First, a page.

It was Saturday night, and after a quick stopoff at Vintage Vinyl, I made my way even further south on the Parkway to Long Branch‘s famed Brighton Bar. Once the centerpiece of the vibrant NJ stoner scene (on the wall are scrawled names like Monster Magnet, Lord Sterling, Halfway to Gone, among many others), I haven’t been there in a while that it wasn’t more or less empty. Clamfight, recently come aboard the good ship Maple Forum, were playing with some rapcore — there’s a word you don’t see every day — band and opening, so I figured it was well worth the drive to see them. And it was. A decent crowd, too.
Clamfight guitarist Sean McKee had promised me a demo tape of new material, and my favorite DIY duo in the world, Rukut, also handed me a CDR of new mixes (they weren’t playing but came out to support), so that was a bonus, but Brighton shows have a long history of starting late, and with a total three bands on the bill, Clamfight got going at about 10PM. It’s just one of the many ways in which the venue holds fast to rock traditions the rest of the world either forgot about or decided there was more money in ignoring. Don’t ask me which. Good fun, in any case.
This is probably the last time (or one of the last times, if not the last) I’ll feel comfortable writing about Clamfight in an editorial sense. They haven’t started recording their new album yet, and I listened to that tape and it rules, but in terms of reviews and stuff, it’s not something I can really do for a band I’m going to put out and claim — at least in my mind — any credibility. I don’t know. I was just glad to go to the show and hang out with friends.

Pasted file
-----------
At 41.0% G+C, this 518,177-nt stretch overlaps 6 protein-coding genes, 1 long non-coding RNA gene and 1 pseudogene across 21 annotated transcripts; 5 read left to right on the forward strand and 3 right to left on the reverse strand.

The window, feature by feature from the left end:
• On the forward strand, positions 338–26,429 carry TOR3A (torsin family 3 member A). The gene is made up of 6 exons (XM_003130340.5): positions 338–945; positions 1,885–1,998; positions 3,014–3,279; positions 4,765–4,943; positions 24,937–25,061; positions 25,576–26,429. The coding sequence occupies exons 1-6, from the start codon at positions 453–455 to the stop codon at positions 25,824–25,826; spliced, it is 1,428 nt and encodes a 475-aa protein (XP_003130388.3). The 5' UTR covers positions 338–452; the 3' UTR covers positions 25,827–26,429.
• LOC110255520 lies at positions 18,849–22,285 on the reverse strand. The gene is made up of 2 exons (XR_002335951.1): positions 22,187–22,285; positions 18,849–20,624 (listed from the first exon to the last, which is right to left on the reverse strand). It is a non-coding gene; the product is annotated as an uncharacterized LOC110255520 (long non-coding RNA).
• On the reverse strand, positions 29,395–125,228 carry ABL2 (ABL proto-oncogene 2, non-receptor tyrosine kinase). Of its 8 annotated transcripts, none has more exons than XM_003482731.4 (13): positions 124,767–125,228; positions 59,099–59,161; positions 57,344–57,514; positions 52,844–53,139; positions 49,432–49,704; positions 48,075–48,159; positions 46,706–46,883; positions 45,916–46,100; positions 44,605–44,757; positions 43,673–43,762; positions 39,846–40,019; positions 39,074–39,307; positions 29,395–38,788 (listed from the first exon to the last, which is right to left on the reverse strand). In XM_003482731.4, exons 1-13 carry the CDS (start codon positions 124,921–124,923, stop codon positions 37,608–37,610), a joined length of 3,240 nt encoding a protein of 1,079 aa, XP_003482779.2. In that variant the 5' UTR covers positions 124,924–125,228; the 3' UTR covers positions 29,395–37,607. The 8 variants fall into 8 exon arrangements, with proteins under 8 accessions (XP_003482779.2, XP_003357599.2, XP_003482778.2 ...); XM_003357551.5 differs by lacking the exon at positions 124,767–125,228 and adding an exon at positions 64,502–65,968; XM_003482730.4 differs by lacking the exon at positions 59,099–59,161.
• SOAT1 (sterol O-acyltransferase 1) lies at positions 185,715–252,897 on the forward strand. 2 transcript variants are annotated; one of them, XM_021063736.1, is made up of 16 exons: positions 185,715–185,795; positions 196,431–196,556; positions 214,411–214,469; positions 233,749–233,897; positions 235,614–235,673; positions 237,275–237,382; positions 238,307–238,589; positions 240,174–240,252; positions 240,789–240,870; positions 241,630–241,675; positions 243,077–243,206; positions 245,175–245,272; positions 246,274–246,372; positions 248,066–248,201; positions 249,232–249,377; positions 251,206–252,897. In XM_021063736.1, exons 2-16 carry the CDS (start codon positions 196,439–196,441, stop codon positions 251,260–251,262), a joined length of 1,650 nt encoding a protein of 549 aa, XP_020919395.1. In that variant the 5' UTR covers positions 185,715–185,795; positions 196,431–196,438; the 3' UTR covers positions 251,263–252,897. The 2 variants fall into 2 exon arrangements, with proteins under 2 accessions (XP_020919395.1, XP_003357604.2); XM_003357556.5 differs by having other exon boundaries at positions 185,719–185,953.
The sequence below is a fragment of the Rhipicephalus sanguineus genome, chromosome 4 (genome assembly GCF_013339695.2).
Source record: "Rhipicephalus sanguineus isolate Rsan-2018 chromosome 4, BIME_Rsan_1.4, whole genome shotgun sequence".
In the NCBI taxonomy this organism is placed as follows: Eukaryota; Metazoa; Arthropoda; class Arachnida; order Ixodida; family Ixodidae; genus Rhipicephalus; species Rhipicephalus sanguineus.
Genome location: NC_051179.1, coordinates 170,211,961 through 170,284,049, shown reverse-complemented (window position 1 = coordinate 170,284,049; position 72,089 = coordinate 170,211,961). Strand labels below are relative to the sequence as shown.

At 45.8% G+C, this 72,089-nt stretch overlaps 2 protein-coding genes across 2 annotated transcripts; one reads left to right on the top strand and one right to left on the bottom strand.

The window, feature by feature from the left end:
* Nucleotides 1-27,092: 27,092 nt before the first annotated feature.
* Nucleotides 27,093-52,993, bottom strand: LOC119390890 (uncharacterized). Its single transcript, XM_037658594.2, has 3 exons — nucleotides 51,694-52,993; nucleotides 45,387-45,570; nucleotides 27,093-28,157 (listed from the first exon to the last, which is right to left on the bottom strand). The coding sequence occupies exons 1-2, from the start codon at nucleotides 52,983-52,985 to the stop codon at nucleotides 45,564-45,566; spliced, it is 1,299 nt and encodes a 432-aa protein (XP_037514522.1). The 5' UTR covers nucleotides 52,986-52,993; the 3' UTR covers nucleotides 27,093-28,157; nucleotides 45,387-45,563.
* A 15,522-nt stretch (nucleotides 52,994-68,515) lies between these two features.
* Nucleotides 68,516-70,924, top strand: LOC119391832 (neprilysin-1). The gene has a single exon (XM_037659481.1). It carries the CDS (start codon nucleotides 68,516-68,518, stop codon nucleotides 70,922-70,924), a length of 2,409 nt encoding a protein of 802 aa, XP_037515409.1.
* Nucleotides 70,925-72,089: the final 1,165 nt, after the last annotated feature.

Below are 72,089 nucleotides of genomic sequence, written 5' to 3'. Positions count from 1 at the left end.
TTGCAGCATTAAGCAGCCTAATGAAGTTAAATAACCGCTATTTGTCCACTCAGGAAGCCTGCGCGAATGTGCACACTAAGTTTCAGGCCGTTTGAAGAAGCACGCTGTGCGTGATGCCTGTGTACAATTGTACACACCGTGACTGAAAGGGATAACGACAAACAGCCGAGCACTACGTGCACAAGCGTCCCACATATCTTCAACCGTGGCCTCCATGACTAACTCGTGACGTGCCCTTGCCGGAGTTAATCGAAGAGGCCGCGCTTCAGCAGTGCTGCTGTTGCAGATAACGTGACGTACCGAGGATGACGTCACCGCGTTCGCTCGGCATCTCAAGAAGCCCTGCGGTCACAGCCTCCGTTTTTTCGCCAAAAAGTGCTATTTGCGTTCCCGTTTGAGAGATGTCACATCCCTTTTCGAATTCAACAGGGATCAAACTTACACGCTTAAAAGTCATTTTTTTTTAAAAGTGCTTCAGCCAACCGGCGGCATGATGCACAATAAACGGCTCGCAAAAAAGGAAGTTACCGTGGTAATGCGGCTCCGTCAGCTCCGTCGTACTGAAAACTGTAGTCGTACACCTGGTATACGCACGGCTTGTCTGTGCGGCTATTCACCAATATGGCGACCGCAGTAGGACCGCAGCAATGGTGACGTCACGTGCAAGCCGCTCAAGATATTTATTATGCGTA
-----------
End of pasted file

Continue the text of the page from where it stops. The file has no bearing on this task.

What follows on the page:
Icing on the proverbial cake was that Clamfight killed. They played three songs from Vol. 1 and the rest was new material. Their mixture of stoner riffs and thrash aggression has only gotten more potent, it seems, and on the more recent cuts, “I vs. the Glacier” “The Eagle” and “Sandriders” (video below), they showed hints of a newfound diversity that wasn’t there on the first record. Frontdrummer Andy Martin even threw some clean vocals into “Stealing the Ghost Horse,” contrasting them with bastardly growls that cut in and out on a bad mic cable. The point got across anyway: the band is growing.
Both McKee and fellow guitarist Joel Harris played through Dual Rectifiers and Mesa cabs, and I don’t know if it was just the Brighton mix or what, but the thought occurred to me that I wanted more disparity of tone between them. There was plenty enough crunch to their sound — underscored by the well-pocketed bass work of Louis Koble — but their material has developed to the point where McKee‘s leads need to be able to separate themselves from Harris‘ rhythm tracks more, and when the two lock in on a huge riff, as they do with great regularity, it could hit even harder meshing different tones.
One man’s opinion. I know that equipment is a huge investment and establishing “a tone” takes years, but Clamfight are getting to where it’s time for them to do so. They’re more of a “real band” than they know.
And I guess that’s why I’m so excited to be working with them on The Maple Forum for their next record. Their songs still have that demo-band intensity to them, but they’re clearly past that stage in their growth. They’re more than capable songwriters — the cassette I got bears that out, as did the first album — and after seeing them integrate new songs into their live set, and be genuinely willing to try new things on those songs, I’m all the more stoked for what’s to come. It’s going to be a monster.
You can check out Clamfight here and see the video of “Sandriders” below. Apologies for the audio. I need to see if I can adjust the rec volume on that camera. Still figuring that whole thing out.
Tags: ClamFight, New Jersey, The Maple Forum, Westmont